capacitance is then

C in farads

of the

waveguide

II W. C. Hahn, A new method for the calculation of cavity resonators, J. Ap@. Phys., vol. 12, pp. 6268; January, 1941. 2 J. R. Whinnery and H. W. Jamieson, Equivalent circuits of discontinuities in transmission lines, PROC. IRE, vol. 32, pp. 98--1 16; February, 1944. 13 Miles Walker, Conjugate Functions for Engineers, Oxford University Press, Cambridge, Mass.; 1933.

14

IRE TRANSACTIONS

ON

MICROWAVE

THEORY

AND

TECHNIQUES

January

:=;/(:+%)(3(307)
A nomograph waveguides (opposite). step value the ratio, and sum for the determination dimensions of &/& is shown for ridge 4 having The known in Fig. to a given joining this value of 2 CJe from corresponding Fig. 3. A line

bJbl,
the

is found
point

given

on the A

aJbz scales
line is and

determines then a~/al at drawn on the

(aJbZ +2 C~/e).
the scales line two and from given the

second the point the

connecting horizontal point. this A final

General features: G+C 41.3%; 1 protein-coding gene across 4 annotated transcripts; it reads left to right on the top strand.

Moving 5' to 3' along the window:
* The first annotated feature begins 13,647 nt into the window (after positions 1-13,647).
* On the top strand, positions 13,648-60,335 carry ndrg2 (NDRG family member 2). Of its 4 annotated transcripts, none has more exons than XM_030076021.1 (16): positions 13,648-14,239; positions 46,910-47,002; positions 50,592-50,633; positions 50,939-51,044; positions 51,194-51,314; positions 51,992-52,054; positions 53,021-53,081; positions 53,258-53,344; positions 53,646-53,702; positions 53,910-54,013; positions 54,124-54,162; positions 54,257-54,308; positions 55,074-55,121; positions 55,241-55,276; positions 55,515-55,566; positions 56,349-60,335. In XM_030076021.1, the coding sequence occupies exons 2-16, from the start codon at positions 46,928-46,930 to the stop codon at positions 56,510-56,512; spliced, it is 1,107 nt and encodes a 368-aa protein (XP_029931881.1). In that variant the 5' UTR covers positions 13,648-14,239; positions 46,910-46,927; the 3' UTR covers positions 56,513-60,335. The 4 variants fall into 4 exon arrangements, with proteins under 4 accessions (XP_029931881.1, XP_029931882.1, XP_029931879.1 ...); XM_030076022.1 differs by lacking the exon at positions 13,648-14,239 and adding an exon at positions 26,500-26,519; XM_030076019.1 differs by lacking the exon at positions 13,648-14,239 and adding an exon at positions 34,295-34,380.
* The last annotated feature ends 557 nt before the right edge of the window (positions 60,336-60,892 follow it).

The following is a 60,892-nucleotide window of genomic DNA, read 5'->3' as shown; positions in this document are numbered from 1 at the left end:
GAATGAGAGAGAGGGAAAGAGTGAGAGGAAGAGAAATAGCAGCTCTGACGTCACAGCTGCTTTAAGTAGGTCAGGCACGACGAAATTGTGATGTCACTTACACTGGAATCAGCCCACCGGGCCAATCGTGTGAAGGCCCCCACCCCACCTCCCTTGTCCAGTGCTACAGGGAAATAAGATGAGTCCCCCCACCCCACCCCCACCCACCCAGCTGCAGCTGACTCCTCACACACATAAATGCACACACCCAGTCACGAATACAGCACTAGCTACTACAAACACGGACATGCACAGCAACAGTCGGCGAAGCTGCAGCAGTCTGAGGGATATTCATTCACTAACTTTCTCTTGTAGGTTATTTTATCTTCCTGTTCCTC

points

aJbl

cutting

diagonal value

a definite on the

(aJb~ +2 C~/c) through


of A./h.

intersection scale.

determines

right-hand

CUTOFF

WAVELENGTHS IN RIDGE

FOR THE WAVEGUIDES

HIGHER

MODES

To

find

the

cutoff

wavelengths shown in

of higher Fig. 1 (a) In

modes,

the

single-ridge traveling half


Fig. 3Discontinuity capacitance, Cd, and the ratio, as functions of the step ratio, bj/bl. 2 ca/6

waveguide in the

is considered having Fig. waves 5(a), by two bl and loop one sets and the an the

as a composite of a length, plates of the node circuit at In this mode

transmission-line transverse d, of the guide separated TE~o at the shown the left wave by

system is represented distances requires of Fig. and

direction.3

of parallel odd a

bz. The

a voltage the .5(b)

current

center in end

waveguide; should circuit have at

The 2 are both length

inductances determined sides of L, the in

in the by ridge henries the

equivalent sections as shown due to by ; @) ~b,), of in either

circuit the Fig.

show waveguide 1 (a).

in Fig. on inunit

equivalent open right circuit end.

a short

The per

circuit, he ~ T= 7r electrical in radians. length of section Xl

ductance,

section

az 61= () l&z

of waveguide

is given P(~l

L=

(4)

az & 62=ZZT=

electrical in r~dians.

length

of section

X2

where

p is the

permittivity per meter for in

of

the

medium For the

and the

equals double0=

characteristic ~~(~)=secionxinmhos. characteristic 02 = ~~~(~) = 2TjGdcd = section =

admittance

of

47r X 107 henry ridge C in At tudinal resonance quency, is waveguide (3) should the in the

free Fig.

space. 1 (b),